As part of their service offering, PSCU Financial Services checks member credit unions’ online applications to ensure they’re up and running. They couldn’t continue manually checking every 30 minutes, so they turned to RPA to do the website validation automatically. Learn More >
What are APIs?
5 Examples of APIs in Action
When you enable automation through APIs, you achieve another level of automated workflows. Take a look at these examples of API automation in action:
Centralized Application Integration
With many disparate applications needed for key workflows, ALD Automotive used API integrations to enable end-to-end automated workflows. API capabilities brought together their ERP software with SQL and Oracle databases, as well as connecting with various webservices. Learn More >
Using APIs, Summit Credit Union closed the gap between application to close to achieve automated mortgage processing. By connecting Blend to Mortgage Cadence, they automated loan transfers, credit orders, e-consents, and more. Learn More >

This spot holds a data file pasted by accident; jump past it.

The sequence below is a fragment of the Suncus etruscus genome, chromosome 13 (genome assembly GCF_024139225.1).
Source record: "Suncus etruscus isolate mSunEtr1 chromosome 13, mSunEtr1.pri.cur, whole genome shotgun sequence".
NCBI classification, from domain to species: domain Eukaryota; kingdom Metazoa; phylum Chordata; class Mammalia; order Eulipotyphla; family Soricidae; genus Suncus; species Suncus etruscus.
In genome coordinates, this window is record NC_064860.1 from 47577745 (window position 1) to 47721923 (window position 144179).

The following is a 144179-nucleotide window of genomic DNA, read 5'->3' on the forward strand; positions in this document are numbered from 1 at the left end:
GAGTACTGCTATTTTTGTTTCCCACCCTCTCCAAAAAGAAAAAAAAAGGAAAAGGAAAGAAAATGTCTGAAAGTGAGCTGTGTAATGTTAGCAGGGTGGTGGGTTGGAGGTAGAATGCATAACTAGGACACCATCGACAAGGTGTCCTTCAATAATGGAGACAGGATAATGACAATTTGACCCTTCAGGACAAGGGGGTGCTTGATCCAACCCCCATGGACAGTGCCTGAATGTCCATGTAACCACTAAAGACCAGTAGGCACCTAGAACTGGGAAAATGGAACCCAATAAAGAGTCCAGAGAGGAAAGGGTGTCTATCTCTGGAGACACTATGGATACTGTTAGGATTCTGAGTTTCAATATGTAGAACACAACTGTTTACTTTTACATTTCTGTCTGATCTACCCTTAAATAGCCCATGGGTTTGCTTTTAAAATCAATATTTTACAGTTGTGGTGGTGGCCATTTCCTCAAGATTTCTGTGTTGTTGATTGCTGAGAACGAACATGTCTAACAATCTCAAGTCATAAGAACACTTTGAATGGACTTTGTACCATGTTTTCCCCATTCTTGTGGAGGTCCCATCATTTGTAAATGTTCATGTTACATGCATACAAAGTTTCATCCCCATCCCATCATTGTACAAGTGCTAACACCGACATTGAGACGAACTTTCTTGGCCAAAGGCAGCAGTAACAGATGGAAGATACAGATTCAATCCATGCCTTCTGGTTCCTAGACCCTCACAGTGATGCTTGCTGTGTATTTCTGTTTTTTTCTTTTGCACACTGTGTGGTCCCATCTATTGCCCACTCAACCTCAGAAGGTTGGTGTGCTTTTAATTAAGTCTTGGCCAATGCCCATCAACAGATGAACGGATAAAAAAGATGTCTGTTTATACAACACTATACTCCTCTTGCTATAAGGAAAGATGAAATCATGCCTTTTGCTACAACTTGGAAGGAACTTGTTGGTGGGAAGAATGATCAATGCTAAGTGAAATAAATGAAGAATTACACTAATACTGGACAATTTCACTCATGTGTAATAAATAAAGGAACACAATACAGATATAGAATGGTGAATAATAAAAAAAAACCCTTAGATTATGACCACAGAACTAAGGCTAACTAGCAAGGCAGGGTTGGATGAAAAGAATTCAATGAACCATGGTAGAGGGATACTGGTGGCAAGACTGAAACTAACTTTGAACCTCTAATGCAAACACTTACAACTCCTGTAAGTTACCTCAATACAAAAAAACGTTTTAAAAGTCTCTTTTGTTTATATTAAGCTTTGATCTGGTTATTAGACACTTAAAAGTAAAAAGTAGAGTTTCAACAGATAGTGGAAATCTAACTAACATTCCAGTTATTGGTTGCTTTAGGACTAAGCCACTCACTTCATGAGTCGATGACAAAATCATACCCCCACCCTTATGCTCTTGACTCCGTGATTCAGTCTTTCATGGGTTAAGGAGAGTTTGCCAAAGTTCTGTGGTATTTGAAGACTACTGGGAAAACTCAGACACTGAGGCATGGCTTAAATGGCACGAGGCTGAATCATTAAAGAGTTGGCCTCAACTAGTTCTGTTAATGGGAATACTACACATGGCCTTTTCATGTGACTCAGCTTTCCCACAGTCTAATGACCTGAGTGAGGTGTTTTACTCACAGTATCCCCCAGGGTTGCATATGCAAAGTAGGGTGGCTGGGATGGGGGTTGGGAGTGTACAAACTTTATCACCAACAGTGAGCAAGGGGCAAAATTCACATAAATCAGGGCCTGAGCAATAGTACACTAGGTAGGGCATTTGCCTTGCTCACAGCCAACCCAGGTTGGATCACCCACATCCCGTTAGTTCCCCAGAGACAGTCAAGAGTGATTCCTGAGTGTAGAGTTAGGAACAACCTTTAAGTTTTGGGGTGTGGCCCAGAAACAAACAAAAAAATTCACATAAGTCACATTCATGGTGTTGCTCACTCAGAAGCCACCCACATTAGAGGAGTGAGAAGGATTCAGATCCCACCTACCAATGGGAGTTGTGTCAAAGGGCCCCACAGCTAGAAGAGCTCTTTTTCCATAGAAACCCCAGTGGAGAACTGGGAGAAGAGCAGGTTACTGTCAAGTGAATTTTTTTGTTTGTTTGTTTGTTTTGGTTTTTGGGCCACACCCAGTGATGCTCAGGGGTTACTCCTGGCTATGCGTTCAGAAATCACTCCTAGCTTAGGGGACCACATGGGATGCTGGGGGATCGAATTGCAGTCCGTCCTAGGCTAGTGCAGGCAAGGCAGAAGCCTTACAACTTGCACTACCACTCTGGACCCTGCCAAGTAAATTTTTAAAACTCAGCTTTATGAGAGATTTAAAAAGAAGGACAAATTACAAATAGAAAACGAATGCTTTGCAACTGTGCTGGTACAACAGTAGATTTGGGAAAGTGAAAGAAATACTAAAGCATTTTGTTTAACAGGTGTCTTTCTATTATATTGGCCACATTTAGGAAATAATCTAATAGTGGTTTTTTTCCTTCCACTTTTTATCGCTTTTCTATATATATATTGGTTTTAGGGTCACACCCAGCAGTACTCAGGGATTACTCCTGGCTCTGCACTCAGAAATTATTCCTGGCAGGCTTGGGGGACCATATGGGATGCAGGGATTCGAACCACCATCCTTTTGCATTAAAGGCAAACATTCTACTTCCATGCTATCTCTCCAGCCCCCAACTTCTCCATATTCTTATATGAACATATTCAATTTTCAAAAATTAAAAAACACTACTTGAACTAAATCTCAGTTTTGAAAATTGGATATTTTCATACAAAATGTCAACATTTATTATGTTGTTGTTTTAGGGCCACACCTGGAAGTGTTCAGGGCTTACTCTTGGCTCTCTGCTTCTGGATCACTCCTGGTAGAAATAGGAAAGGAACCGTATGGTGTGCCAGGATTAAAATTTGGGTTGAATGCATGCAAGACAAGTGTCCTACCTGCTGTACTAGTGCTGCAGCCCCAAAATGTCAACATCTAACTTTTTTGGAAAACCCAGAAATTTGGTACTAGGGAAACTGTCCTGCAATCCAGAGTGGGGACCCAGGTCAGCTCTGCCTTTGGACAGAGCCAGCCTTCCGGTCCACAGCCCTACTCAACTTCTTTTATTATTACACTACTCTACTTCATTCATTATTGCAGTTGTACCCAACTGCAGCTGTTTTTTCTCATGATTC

By connecting their employee mobile app and scheduling system through APIs, Variant Schoonmaak can provide immediate availability of employees to build a robust schedule to ensure full coverage. And they’re also able to have employees check in and out of job sites to keep an accurate count of their hours that is automatically input in their system. Learn More >
Before turning to automation, employees at Hopkins Canada had to manually pull together 24 daily ERP reports at two company sites. But by connecting their VISUAL ERP with their reporting application via APIs, they were able to automatically run their reports without manual intervention. Learn More >
Call Center Management
As workloads grew, Ricoh Italia’s staff was feeling the pressure to keep up with customer demands in their call center. But connecting their various applications—like email, forms solution, CRM, and order fulfillment—through APIs, it streamlined their processes so call center agents could fill customer requests more quickly. Learn More >